ROP in Pakistan

ROP Pakistan

Neonatal care services have expanded and more premature babies are now surviving. Infant mortality rate (IMR) in Pakistan dropped to 61.3 per 1000 live births in 2012 from 82.5 per live births in 2000, thus Pakistan is now at the threshold for an epidemic of blindness due to ROP. There are only 2 published studies on ROP, both from Aga Khan University Hospital, with a very well equipped tertiary care NICU. In 2008, a retrospective analysis of 68 premature infants with birth weight < 1500 gm and gestational age < 32 weeks, had reported an incidence of 32.4% of any stage of ROP, with 20.6% with severe ROP. A later studied conducted prospectively at the same institute with a broader screening criterion i.e., birth weight ≤ 2000g and gestational age ≤ 35 weeks – any stage of ROP, showed that no ROP was seen in the 66/301 infants who weighed > 1500g at birth and/or were born at > 32 weeks of gestation. Using the standard screening criteria, there was an improvement with only 11.5% developing ROP, while stage 3 ROP requiring treatment were 8.1% of the cases as compared 20.6%, in the earlier study. These levels are now comparable to ROP outcomes in high income countries. There is still a severe lack of awareness of the disease, appropriate screening criteria, consequences of delayed or no treatment as well as a lack of expertise for the management of such babies. In 2010 a descriptive study conducted at 10 centers with highest delivery rates in Karachi showed that only 2 centers had a screening protocol for ROP in place, but which was not being followed. Only 2 out of the 15 pediatricians who were interviewed were aware that ROP can cause blindness .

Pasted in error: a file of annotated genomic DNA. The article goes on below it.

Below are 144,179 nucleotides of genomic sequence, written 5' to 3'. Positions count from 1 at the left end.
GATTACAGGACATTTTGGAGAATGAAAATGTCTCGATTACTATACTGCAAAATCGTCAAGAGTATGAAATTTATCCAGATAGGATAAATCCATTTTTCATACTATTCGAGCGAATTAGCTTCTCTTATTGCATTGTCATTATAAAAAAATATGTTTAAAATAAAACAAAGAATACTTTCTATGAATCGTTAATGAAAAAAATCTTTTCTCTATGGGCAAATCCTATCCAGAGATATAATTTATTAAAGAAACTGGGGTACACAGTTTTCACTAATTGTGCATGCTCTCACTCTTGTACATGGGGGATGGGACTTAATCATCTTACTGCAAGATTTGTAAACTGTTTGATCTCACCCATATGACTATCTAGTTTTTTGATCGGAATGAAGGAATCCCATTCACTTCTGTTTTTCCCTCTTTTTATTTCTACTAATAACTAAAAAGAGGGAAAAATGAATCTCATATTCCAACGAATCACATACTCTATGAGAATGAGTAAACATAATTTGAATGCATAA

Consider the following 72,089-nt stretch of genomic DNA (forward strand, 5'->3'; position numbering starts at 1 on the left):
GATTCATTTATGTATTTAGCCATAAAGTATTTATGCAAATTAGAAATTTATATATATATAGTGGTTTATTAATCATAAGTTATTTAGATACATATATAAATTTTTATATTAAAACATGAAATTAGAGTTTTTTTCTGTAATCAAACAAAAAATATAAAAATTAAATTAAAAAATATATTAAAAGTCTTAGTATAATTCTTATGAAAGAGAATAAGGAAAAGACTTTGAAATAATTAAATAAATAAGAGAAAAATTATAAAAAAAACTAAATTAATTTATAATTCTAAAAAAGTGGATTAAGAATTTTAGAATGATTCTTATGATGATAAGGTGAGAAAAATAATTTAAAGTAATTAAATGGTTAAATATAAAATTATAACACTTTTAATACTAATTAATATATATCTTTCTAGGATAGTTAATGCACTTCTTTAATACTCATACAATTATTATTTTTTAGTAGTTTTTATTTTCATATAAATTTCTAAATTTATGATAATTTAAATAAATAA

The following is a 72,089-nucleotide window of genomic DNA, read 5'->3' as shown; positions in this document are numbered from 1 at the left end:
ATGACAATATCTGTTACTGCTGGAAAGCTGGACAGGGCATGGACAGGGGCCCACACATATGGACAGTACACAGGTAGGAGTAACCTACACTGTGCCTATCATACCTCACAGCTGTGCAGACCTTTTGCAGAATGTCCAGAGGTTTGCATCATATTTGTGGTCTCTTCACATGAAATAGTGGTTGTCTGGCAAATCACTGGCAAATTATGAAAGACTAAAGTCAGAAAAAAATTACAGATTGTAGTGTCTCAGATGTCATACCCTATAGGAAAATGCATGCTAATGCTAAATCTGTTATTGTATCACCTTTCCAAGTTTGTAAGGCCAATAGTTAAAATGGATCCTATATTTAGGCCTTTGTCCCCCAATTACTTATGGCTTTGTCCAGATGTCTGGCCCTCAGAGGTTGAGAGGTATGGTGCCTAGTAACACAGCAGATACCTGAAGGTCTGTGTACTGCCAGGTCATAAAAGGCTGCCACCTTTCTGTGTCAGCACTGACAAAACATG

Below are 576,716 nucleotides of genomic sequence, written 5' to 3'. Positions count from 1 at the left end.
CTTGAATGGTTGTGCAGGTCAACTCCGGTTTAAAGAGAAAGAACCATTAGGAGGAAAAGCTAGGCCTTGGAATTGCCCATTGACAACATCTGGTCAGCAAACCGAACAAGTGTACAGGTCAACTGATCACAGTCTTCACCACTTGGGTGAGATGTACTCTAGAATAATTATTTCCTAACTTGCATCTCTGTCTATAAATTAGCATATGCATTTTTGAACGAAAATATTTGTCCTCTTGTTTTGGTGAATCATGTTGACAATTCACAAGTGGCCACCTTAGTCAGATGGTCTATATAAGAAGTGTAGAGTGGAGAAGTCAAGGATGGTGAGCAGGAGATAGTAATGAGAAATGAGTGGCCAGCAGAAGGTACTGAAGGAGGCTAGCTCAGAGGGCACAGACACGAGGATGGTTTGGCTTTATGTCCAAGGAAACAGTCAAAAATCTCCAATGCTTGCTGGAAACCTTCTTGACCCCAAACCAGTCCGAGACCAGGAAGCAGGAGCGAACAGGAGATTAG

( Ref.,2,14.pdf)


There is an urgent need for creation of appropriate screening and oxygen protocols, training of ophthalmologist to screen the infants, creation of close liaison between the NICU, ophthalmologist and parents, education for all care givers on the importance of ROP, to protect premature infants in Pakistan from permanent blindness. We propose the creation of a Pakistan Retinopathy of Prematurity Educational and Research Alliance (PROPERA). Initially, a few hospitals in 2 to 3 major cities should be involved. An ROP coordinator and an ophthalmologist for screening should be designated. An initial screening criteria and an Oxygen protocol should be followed at these sites. Data should be collected and transmitted to a central collection center weekly. Subsequently, the network should be expanded, by adding other centers, and additional cities. An annual ROP conference should be organized to include all health care individuals involved with management of infants at risk of ROP. Collected ROP data should be presented, deficiencies identified, creation of appropriate screening guidelines and formulation of a plan for the next year agreed upon. Individuals with experience and interest in ROP will be vital for the success of this endeavor to save the sight of our next generation.
( Ref.,2,14.pdf)